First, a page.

The United States and the United Kingdom again attack Houthi positions in Yemen

(CNN) — The United States and Britain launched additional strikes against Houthi targets in Yemen on Monday, two officials told CNN, the eighth round of US military bombing against the rebel group’s infrastructure in just 10 days.

President Joe Biden spoke with his British counterpart, Prime Minister Rishi Sunak, on Monday, the White House said earlier in the day. In their conversation, they touched upon various topics including security in the Red Sea.

For his part, Nasr al-Din Amer, director of the Houthi-run Saba news agency, said the US and UK strikes on Monday hit Yemen’s capital Sanaa and the cities of Taiz, al-Bayda and Hajjah.

“The US-British aggression hit several Yemeni governorates, including the capital Sanaa, Taiz, al-Bayda and Hajjah,” Amer said in a social media post.

CNN previously reported that the United States has named the ongoing operation against Houthi assets in Yemen “Operation Poseidon Archer”, suggesting a more organized and potentially long-term approach to attacks in the country that has emboldened the Houthis. Demanded to stop the U.S. from attacking commercial ships. the Red Sea.

Since January 11, the United States has attacked Houthi positions in Yemen eight times, most of which were launched unilaterally by the US military. The first wave of bombing, in which the United States and the United Kingdom struck about 30 locations in Houthi-controlled areas in Yemen, marked the beginning of Operation Poseidon Archer, an official said.

The strikes have targeted the Houthis’ unilateral attack drones, anti-ship ballistic missiles, anti-ship cruise missiles and other assets, as the United States tries to impair the group’s ability to attack international shipping lanes .

Pentagon deputy press secretary Sabrina Singh said Monday that the Houthis have not launched any new attacks on commercial shipping since January 18. That day, the group claimed to have attacked a US-owned cargo ship, the M/V Ocean Jazz, but a defense official told CNN that the claim was not true.

Biden acknowledged Thursday that the U.S. strikes are not stopping the Houthis, who have continued such activities and, in some cases, attacking U.S.-owned commercial vessels operating off the coast of Yemen.

However, Biden said US airstrikes would continue anyway. And Singh indicated on Monday that it would ultimately be up to the Houthis and pro-Iran groups to decide when to end their attacks.

Singh said last week that the Pentagon’s initial assessment is that strikes against the Houthis have been “very successful” in destroying “almost all targets”, reducing the Houthis’ ability to deploy in the Red Sea in the future. .

The Houthis have said they will not stop their attacks until the war between Israel and Hamas inside Gaza ends. Houthi leader Abdul Malek al-Houthi said in a speech on Thursday that “it is a great honor and blessing to confront the United States directly.”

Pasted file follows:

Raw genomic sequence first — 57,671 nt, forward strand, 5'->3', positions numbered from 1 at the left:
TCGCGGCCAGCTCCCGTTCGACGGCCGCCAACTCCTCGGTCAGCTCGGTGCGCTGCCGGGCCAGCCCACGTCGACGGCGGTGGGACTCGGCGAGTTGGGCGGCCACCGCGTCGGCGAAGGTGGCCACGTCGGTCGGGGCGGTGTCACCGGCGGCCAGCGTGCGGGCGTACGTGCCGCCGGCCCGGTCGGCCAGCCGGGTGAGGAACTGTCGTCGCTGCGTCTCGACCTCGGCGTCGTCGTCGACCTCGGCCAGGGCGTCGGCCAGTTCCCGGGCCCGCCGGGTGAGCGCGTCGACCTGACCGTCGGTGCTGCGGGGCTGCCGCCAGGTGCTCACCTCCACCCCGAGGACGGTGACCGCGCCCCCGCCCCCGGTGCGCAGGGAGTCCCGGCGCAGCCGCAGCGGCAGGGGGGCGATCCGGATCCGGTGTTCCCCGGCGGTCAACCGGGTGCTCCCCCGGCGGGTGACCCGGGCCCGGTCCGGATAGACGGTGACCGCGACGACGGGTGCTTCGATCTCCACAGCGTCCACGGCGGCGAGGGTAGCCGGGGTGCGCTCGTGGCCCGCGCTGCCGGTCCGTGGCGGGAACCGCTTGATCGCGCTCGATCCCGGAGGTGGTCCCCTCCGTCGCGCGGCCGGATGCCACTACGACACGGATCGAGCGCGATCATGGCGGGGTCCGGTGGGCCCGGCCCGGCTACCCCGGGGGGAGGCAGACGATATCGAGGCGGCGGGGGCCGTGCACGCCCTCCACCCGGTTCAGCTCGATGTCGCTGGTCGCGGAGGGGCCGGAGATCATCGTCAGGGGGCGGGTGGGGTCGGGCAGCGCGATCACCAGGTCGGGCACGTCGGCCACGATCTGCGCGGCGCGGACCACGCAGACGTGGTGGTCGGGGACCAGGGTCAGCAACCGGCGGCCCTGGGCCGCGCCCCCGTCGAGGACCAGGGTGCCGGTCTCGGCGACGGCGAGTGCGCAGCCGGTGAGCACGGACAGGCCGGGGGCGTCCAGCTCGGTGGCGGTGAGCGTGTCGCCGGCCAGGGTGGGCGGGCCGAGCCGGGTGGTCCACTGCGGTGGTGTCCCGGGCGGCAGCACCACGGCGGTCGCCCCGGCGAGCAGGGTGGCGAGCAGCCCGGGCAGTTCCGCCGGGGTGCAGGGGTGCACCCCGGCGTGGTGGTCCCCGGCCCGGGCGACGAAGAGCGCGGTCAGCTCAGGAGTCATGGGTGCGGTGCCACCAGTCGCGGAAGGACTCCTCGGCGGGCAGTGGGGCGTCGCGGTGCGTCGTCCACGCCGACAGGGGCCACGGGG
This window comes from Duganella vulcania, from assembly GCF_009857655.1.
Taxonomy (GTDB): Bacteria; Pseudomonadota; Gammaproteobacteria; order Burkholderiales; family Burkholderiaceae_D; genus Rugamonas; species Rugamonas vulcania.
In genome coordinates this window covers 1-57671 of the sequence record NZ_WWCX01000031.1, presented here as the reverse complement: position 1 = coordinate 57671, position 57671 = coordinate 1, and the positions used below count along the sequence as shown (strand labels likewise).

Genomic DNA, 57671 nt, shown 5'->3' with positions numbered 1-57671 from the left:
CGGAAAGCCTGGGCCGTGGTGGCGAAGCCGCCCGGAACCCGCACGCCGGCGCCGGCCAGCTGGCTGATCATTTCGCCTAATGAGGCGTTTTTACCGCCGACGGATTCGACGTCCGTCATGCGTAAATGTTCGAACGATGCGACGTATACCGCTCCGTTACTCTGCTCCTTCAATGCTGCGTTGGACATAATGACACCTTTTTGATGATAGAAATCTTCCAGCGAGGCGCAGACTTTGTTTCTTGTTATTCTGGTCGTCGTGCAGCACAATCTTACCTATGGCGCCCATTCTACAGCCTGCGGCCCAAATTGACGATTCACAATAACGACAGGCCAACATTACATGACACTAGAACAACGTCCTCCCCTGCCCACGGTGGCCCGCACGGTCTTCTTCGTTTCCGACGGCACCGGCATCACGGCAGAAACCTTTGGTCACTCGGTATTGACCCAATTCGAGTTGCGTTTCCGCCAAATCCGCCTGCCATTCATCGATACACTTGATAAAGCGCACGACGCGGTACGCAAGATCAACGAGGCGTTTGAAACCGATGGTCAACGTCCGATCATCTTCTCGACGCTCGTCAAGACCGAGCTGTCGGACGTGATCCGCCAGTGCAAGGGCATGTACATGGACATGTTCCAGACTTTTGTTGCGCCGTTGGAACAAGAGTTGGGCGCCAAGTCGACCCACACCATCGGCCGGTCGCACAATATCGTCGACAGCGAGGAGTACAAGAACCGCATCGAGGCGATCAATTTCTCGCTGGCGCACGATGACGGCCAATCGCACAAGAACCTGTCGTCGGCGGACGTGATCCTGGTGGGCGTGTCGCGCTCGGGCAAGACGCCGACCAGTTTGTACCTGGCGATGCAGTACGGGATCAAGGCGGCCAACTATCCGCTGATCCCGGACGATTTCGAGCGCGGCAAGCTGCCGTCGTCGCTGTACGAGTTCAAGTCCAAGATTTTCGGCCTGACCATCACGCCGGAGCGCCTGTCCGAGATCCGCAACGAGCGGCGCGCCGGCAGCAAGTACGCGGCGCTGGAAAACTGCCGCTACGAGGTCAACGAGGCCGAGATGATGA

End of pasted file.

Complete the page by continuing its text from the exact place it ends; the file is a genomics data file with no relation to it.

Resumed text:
Last week, the U.S. Navy intercepted a ship carrying Iranian-made missile components bound for Houthi-controlled parts of Yemen off the coast of Somalia, Central Command announced in a statement. CENTCOM said that operation resulted in the deaths of two Navy SEALs who went overboard while trying to board the ship.

The United States launched all of its strikes against Houthi targets last week unilaterally, unlike the coalition of countries that supported the first round of joint US and UK strikes against the Houthis on January 11.

Singh said Thursday that future joint action was not out of the question, but that Centcom commander Gen. Eric Kurilla had the authority to order strikes if deemed necessary to protect shipping in the area, including U.S. naval assets deployed in the Red Sea. . After each strike by the United States against the Houthis last week, CENTCOM said that the missiles destroyed by the United States were being prepared for imminent launch by the Houthis.

John Kirby, the National Security Council’s strategic communications coordinator, told reporters Thursday that the administration was making it “more difficult” for the Houthis to continue their attacks with each attack on their infrastructure. And he said the government had “additional options” available if the Houthis did not stop. But he declined to preview what those alternatives would look like.

“I’m not going to telegraph in any way, except to say what the president said this morning: that if the Houthis continue down this path, we will do everything possible to disrupt them and reduce their ability to Will continue to try. Decision,” he said.

“We are not expecting a conflict with the Houthis, we are not expecting a conflict in the region,” he said. “But we have to be able to act in our own defense, not only of our ships and our sailors, but also of merchant ships and merchant sailors and international shipping in the Red Sea.”

(TagstoTranslate)Houthis(T)United Kingdom(T)Yemen

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